Tuesday, January 15, 2019

Getting by with Less is Good for the Spirit

A clotted sky above the Sea of Cortez, January 2019. Free to all for as long as it lasts.

PK and I are currently road-tripping on the Baja Peninsula, about halfway through a couple-months excursion in our cushy camper van. 

Shortly before we left our Southern Oregon home in mid-December 2018, I ran across a column I wrote in April 1985 when I was a 40-year-old reporter/photographer/columnist at the Grants Pass(OR), Daily Courier. 

In 1985 PK and I lived in a house built for us four years earlier. It was still very new to us, although we'd occupied a beat-up mobile home on the same property for eight years prior.

In April 1985 we had one child, Quinn, who was 7, with another about-to-be conceived, a son, Chris, who arrived in June 1986.

Our adult children long ago fledged and we have grown old, still living in the same home. 

And now, after all those years of working and raising kids and caring for an elderly parent, we are free to travel the world. Which we do. 

My 1985 column is about how we traveled before we had jobs, kids, or a care in the world. 

Unlike the photo-loaded blog posts I usually publish, this one has just one image. During the trip described below, I did not bring a camera; I couldn't afford film or developing. I had no money. Paul and I had known one another for just a couple months. 

From the 1985 column 

I live in a nice house. It's new and pretty and has lots of oak and tile and thick carpets. It has a washer and dryer and dishwasher and a color TV. Sometimes I sit in the reclining chair in the living room and admire my house.

But other times I sit in the same chair, eyes closed, and drift back 12 years to when we lived in a three-sided thatched hut on a beach on Mexico's Yucatan Peninsula.

We weren't there long, but the time was memorable both for what we had and what we didn't.

We rented our little stretch of perfect white sand beach for pennies a day. One morning I relaxed in my hammock tied between two palm trees and watched a long thick green serpent slither through our camp. I didn't care. It could live there too.

Iguanas sunned on rocks in front of our three-sided hut while the turquoise waters of the Caribbean lapped at their thorny claws. A coral reef was not far out and we snorkeled to it, observing the brilliant corals and tropical fishes.

Sometimes we'd get lucky and spear the tropical equivalent of lobsters and have ourselves a feast. Other times we'd eat the dried beans and lentils and canned meats we'd stocked up on.

Paul fashioned an oven out of an old peanut butter tin, and we burned dried coconut shells for heat. We made simple biscuits, cakes, and cookies.

We had no refrigeration, and except for the bottled water we bought at a not-too-distant village, we had no fresh water. We washed our clothes, our dishes, and ourselves in the turquoise sea.

Once a week or so we'd travel a couple miles to a cenote, where an underground stream surfaced from the limestone catacombs beneath the Yucatan peninsula. I remember the sweet fresh fragrance of the crystalline emerald water as we swam. Tiny silver fish flickering in the sunlight 20 feet below seemed unperturbed by our splashing.

Swimming in that small but unfathomable hidden jungle pool was a deep pleasure I will surely never forget.

Once our old 4WD Toyota Landcruiser got buried to the hubs in the sand. I'm sorry to say we pulled down a palm tree when we attached a winch to it trying to get out. There was no AAA, or anyone else, to come to our rescue.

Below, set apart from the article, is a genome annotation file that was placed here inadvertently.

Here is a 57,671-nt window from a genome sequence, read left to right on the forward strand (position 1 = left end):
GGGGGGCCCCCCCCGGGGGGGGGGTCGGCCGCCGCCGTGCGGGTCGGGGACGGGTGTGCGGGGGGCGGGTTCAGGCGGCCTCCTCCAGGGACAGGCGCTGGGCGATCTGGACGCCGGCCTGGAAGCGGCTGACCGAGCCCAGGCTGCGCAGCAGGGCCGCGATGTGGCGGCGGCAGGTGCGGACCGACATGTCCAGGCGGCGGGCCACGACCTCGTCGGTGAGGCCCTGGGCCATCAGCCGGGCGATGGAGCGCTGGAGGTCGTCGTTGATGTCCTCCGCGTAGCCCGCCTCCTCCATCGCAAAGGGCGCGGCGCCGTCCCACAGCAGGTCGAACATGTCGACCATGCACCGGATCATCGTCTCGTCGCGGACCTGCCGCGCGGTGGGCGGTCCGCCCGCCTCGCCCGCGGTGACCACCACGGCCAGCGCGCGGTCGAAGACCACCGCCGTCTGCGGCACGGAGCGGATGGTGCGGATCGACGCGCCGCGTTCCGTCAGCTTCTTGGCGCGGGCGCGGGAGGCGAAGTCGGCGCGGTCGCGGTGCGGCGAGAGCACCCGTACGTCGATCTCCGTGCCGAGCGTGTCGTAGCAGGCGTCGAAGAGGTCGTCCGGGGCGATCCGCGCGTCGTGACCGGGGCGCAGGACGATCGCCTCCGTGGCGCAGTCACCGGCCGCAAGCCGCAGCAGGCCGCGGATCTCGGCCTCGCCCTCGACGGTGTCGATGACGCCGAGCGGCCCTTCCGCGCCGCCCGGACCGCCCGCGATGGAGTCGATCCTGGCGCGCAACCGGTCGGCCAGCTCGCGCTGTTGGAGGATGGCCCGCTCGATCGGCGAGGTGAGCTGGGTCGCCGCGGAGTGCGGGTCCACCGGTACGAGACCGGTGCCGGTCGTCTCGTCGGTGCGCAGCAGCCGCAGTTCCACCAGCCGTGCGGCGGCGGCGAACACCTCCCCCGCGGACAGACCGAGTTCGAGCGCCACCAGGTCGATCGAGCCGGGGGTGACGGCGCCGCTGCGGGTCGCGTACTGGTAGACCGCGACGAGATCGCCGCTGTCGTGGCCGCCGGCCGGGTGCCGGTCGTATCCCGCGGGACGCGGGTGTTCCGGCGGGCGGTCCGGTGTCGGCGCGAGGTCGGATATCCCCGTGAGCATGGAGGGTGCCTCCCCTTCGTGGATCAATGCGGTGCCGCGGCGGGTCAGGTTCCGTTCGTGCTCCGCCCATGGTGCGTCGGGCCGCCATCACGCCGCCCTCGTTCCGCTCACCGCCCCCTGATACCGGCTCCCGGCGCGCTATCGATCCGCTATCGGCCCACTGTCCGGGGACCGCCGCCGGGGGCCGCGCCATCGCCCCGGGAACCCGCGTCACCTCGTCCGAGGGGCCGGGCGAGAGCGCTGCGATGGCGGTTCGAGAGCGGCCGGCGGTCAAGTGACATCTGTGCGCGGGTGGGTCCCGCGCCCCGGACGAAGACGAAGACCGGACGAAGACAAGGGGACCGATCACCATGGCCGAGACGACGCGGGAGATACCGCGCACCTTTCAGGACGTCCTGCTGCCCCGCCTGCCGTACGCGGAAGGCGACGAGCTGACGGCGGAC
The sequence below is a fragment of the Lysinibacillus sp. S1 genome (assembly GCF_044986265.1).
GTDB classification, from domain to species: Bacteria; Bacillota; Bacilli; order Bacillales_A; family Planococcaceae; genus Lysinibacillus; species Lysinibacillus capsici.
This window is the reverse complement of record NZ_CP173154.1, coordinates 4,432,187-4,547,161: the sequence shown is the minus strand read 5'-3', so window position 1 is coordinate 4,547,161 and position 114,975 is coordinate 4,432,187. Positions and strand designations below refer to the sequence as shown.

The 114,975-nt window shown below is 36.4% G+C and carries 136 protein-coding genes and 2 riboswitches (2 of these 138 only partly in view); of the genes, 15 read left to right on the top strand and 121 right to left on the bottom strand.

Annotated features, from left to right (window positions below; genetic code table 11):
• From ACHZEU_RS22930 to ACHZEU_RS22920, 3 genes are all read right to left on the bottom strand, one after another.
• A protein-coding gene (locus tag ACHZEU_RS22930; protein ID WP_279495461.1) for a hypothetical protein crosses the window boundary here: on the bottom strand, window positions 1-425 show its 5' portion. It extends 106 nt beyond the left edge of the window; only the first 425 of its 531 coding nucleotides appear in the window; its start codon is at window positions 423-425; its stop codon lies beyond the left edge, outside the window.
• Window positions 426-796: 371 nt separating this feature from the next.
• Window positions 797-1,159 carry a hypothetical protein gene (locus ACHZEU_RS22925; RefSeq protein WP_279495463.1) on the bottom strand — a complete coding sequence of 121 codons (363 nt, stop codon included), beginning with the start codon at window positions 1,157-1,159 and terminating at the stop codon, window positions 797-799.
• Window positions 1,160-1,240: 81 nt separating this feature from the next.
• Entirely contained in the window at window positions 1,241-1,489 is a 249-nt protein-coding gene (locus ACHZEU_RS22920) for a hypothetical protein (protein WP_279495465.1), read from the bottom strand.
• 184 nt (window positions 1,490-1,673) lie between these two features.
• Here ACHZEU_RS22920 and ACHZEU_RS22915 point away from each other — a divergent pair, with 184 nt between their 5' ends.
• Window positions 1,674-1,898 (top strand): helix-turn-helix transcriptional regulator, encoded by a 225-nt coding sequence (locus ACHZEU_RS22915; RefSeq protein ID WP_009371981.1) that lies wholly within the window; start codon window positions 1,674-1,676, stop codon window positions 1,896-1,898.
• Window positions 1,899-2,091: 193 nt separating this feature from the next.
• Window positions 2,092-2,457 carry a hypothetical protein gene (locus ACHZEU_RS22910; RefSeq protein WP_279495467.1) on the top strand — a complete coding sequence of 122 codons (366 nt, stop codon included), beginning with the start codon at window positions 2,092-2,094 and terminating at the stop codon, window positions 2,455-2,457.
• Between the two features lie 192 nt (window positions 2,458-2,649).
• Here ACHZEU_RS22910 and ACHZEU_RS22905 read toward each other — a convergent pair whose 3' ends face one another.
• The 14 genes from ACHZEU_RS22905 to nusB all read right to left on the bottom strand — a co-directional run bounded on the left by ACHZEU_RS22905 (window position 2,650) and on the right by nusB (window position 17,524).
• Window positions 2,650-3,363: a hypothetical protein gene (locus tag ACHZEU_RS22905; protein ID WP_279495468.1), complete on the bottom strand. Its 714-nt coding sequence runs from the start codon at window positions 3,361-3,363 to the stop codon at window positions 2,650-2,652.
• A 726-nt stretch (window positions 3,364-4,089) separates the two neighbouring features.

We made do. We learned the truth of Thoreau's observation: A man is rich in proportion to the number of things he can do without.

And a woman, too, I might add.

No TV, no radio, no phone, (oh joy!) no newspapers, limited fresh water, limited diet, no washer, dryer, trash masher, vacuum cleaner, refrigerator, carpets, or air conditioner.

We got as much pleasure from solving our survival problems as we did from the natural beauty of our surroundings.

These days we recapture some of that simplicity when we go backpacking or rafting. We gladly leave our conveniences behind and make do for as many days as we can get away with what we can carry.

We need to reaffirm, somehow, that we can rely on ourselves and each other without all the luxuries and trappings of society.

Things are different for people born into poverty. They have no choice, no luxury of slipping back and forth between a world rich with material goods and an impoverished one where their children die of preventable diseases and malnutrition. Or endless wars.

But with our great wealth comes the choice. It isn't an easy choice.

Choosing to live with less, learning to simplify, certainly isn't the American dream.

A simpler less materialistic way of life would wreak havoc on the gross national product because our capitalistic society depends on us to be busy little consumers. 

Choosing to live with less would throw a wrench into the speeding reckless wheels of commerce.

What it might do for the human spirit, however, is another matter.

Postscript January 2019

OK. My younger self is talking to me, reminding me that I don't need anything.

Although this very day, in Mexico, I bought a pair of earrings and a colorful woven top. 

Clearly, I'm not ready to forgo everything superfluous to survival. 

But I intend to reexamine my relationship with Amazon Prime, which makes it way too easy to surrender to consumerism—and with all the energy-using shipping and waste-producing packaging. 

I'm so sick of styrofoam padding and air-filled plastic bags. Isn't everyone?

About 15 years ago I lived an entire year without buying anything new except for food and underwear. 

It's still January. I will make a NY resolution. 

I will buy nothing new until a year from today. 

I'll let you know how it goes January 15, 2020.

However, new landscapes and experiences will not be prohibited on the long road ahead.